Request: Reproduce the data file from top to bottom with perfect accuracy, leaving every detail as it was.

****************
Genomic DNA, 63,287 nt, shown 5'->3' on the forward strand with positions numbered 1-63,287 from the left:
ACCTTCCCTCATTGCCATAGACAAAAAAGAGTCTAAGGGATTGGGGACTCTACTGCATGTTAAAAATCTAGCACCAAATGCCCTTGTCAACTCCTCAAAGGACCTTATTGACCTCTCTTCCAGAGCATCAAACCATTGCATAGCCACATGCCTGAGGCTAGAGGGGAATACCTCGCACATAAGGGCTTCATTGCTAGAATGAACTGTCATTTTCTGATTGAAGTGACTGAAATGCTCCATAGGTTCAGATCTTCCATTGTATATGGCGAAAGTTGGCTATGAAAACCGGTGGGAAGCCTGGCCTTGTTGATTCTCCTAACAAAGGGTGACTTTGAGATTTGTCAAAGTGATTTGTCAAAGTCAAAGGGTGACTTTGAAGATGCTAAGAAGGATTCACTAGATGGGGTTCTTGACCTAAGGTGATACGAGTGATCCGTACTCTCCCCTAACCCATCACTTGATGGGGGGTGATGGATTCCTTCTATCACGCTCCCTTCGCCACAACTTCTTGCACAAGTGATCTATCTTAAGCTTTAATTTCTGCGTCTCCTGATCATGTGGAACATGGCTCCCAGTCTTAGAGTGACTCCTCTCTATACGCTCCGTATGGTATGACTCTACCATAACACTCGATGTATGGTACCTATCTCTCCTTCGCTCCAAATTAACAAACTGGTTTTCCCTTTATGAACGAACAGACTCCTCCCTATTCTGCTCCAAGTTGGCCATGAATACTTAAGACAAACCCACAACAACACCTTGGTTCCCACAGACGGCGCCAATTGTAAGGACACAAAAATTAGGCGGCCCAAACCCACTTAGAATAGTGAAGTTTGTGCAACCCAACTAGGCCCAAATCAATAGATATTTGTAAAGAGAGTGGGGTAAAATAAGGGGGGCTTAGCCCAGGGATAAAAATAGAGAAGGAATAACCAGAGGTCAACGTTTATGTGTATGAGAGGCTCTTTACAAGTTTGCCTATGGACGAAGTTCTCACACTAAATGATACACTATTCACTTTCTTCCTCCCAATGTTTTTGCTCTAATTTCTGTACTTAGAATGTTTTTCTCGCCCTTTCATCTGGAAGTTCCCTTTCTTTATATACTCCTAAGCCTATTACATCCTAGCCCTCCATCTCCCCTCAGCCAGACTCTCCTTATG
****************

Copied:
Genomic DNA, 63,287 nt, shown 5'->3' on the forward strand with positions numbered 1-63,287 from the left:
ACCTTCCCTCATTGCCATAGACAAAAAAGAGTCTAAGGGATTGGGGACTCTACTGCATGTTAAAAATCTAGCACCAAATGCCCTTGTCAACTCCTCAAAGGACCTTATTGACCTCTCTTCCAGAGCATCAAACCATTGCATAGCCACATGCCTGAGGCTAGAGGGGAATACCTCGCACATAAGGGCTTCATTGCTAGAATGAACTGTCATTTTCTGATTGAAGTGACTGAAATGCTCCATAGGTTCAGATCTTCCATTGTATATGGCGAAAGTTGGCTATGAAAACCGGTGGGAAGCCTGGCCTTGTTGATTCTCCTAACAAAGGGTGACTTTGAGATTTGTCAAAGTGATTTGTCAAAGTCAAAGGGTGACTTTGAAGATGCTAAGAAGGATTCACTAGATGGGGTTCTTGACCTAAGGTGATACGAGTGATCCGTACTCTCCCCTAACCCATCACTTGATGGGGGGTGATGGATTCCTTCTATCACGCTCCCTTCGCCACAACTTCTTGCACAAGTGATCTATCTTAAGCTTTAATTTCTGCGTCTCCTGATCATGTGGAACATGGCTCCCAGTCTTAGAGTGACTCCTCTCTATACGCTCCGTATGGTATGACTCTACCATAACACTCGATGTATGGTACCTATCTCTCCTTCGCTCCAAATTAACAAACTGGTTTTCCCTTTATGAACGAACAGACTCCTCCCTATTCTGCTCCAAGTTGGCCATGAATACTTAAGACAAACCCACAACAACACCTTGGTTCCCACAGACGGCGCCAATTGTAAGGACACAAAAATTAGGCGGCCCAAACCCACTTAGAATAGTGAAGTTTGTGCAACCCAACTAGGCCCAAATCAATAGATATTTGTAAAGAGAGTGGGGTAAAATAAGGGGGGCTTAGCCCAGGGATAAAAATAGAGAAGGAATAACCAGAGGTCAACGTTTATGTGTATGAGAGGCTCTTTACAAGTTTGCCTATGGACGAAGTTCTCACACTAAATGATACACTATTCACTTTCTTCCTCCCAATGTTTTTGCTCTAATTTCTGTACTTAGAATGTTTTTCTCGCCCTTTCATCTGGAAGTTCCCTTTCTTTATATACTCCTAAGCCTATTACATCCTAGCCCTCCATCTCCCCTCAGCCAGACTCTCCTTATG